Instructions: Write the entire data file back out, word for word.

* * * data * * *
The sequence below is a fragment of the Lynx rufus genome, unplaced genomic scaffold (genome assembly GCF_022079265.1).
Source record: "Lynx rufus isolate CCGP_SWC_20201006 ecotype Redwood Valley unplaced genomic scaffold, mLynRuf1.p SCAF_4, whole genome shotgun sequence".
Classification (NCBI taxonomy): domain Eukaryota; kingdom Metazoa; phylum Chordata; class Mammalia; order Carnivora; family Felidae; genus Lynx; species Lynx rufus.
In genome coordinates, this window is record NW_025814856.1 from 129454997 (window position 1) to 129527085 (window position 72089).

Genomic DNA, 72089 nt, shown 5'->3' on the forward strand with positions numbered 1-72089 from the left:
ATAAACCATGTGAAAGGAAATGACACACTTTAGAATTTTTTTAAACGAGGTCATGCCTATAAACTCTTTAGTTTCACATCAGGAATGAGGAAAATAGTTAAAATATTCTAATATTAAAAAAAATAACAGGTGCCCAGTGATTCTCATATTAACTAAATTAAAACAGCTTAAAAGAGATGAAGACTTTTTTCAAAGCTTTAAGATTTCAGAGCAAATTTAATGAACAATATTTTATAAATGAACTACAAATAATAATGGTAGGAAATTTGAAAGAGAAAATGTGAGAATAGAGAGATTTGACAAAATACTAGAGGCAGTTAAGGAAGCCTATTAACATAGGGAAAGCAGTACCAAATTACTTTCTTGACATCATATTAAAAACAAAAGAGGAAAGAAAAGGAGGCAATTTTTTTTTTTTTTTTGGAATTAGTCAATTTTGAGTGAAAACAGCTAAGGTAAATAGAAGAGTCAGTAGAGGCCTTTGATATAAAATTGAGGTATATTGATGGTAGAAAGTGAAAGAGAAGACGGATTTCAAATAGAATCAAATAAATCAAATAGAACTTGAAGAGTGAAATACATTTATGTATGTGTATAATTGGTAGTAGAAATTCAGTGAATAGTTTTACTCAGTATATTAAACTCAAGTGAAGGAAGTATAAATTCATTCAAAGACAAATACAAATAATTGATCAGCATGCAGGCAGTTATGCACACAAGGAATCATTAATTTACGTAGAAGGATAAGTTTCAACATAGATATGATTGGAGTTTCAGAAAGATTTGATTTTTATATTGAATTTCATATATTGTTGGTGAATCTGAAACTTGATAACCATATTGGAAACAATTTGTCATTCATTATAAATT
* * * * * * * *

The sequence below is a fragment of the Lynx rufus genome, unplaced genomic scaffold (genome assembly GCF_022079265.1).
Source record: "Lynx rufus isolate CCGP_SWC_20201006 ecotype Redwood Valley unplaced genomic scaffold, mLynRuf1.p SCAF_4, whole genome shotgun sequence".
Classification (NCBI taxonomy): domain Eukaryota; kingdom Metazoa; phylum Chordata; class Mammalia; order Carnivora; family Felidae; genus Lynx; species Lynx rufus.
In genome coordinates, this window is record NW_025814856.1 from 129454997 (window position 1) to 129527085 (window position 72089).

Genomic DNA, 72089 nt, shown 5'->3' on the forward strand with positions numbered 1-72089 from the left:
ATAAACCATGTGAAAGGAAATGACACACTTTAGAATTTTTTTAAACGAGGTCATGCCTATAAACTCTTTAGTTTCACATCAGGAATGAGGAAAATAGTTAAAATATTCTAATATTAAAAAAAATAACAGGTGCCCAGTGATTCTCATATTAACTAAATTAAAACAGCTTAAAAGAGATGAAGACTTTTTTCAAAGCTTTAAGATTTCAGAGCAAATTTAATGAACAATATTTTATAAATGAACTACAAATAATAATGGTAGGAAATTTGAAAGAGAAAATGTGAGAATAGAGAGATTTGACAAAATACTAGAGGCAGTTAAGGAAGCCTATTAACATAGGGAAAGCAGTACCAAATTACTTTCTTGACATCATATTAAAAACAAAAGAGGAAAGAAAAGGAGGCAATTTTTTTTTTTTTTTTGGAATTAGTCAATTTTGAGTGAAAACAGCTAAGGTAAATAGAAGAGTCAGTAGAGGCCTTTGATATAAAATTGAGGTATATTGATGGTAGAAAGTGAAAGAGAAGACGGATTTCAAATAGAATCAAATAAATCAAATAGAACTTGAAGAGTGAAATACATTTATGTATGTGTATAATTGGTAGTAGAAATTCAGTGAATAGTTTTACTCAGTATATTAAACTCAAGTGAAGGAAGTATAAATTCATTCAAAGACAAATACAAATAATTGATCAGCATGCAGGCAGTTATGCACACAAGGAATCATTAATTTACGTAGAAGGATAAGTTTCAACATAGATATGATTGGAGTTTCAGAAAGATTTGATTTTTATATTGAATTTCATATATTGTTGGTGAATCTGAAACTTGATAACCATATTGGAAACAATTTGTCATTCATTATAAATT